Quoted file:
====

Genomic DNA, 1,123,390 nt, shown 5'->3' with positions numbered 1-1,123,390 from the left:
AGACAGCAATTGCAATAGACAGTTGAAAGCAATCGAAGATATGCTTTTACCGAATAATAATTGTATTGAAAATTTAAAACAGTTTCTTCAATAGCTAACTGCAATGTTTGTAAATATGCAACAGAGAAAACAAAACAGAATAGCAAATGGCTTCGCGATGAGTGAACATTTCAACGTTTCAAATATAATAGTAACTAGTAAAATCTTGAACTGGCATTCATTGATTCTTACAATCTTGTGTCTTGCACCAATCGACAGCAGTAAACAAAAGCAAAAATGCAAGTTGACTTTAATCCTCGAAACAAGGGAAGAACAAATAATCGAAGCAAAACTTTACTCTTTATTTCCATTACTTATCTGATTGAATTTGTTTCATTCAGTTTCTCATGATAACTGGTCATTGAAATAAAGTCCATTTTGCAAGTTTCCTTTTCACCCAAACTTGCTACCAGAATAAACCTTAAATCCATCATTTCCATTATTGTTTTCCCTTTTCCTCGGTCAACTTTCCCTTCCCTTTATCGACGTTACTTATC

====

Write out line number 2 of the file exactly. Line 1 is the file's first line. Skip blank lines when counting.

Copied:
AGACAGCAATTGCAATAGACAGTTGAAAGCAATCGAAGATATGCTTTTACCGAATAATAATTGTATTGAAAATTTAAAACAGTTTCTTCAATAGCTAACTGCAATGTTTGTAAATATGCAACAGAGAAAACAAAACAGAATAGCAAATGGCTTCGCGATGAGTGAACATTTCAACGTTTCAAATATAATAGTAACTAGTAAAATCTTGAACTGGCATTCATTGATTCTTACAATCTTGTGTCTTGCACCAATCGACAGCAGTAAACAAAAGCAAAAATGCAAGTTGACTTTAATCCTCGAAACAAGGGAAGAACAAATAATCGAAGCAAAACTTTACTCTTTATTTCCATTACTTATCTGATTGAATTTGTTTCATTCAGTTTCTCATGATAACTGGTCATTGAAATAAAGTCCATTTTGCAAGTTTCCTTTTCACCCAAACTTGCTACCAGAATAAACCTTAAATCCATCATTTCCATTATTGTTTTCCCTTTTCCTCGGTCAACTTTCCCTTCCCTTTATCGACGTTACTTATC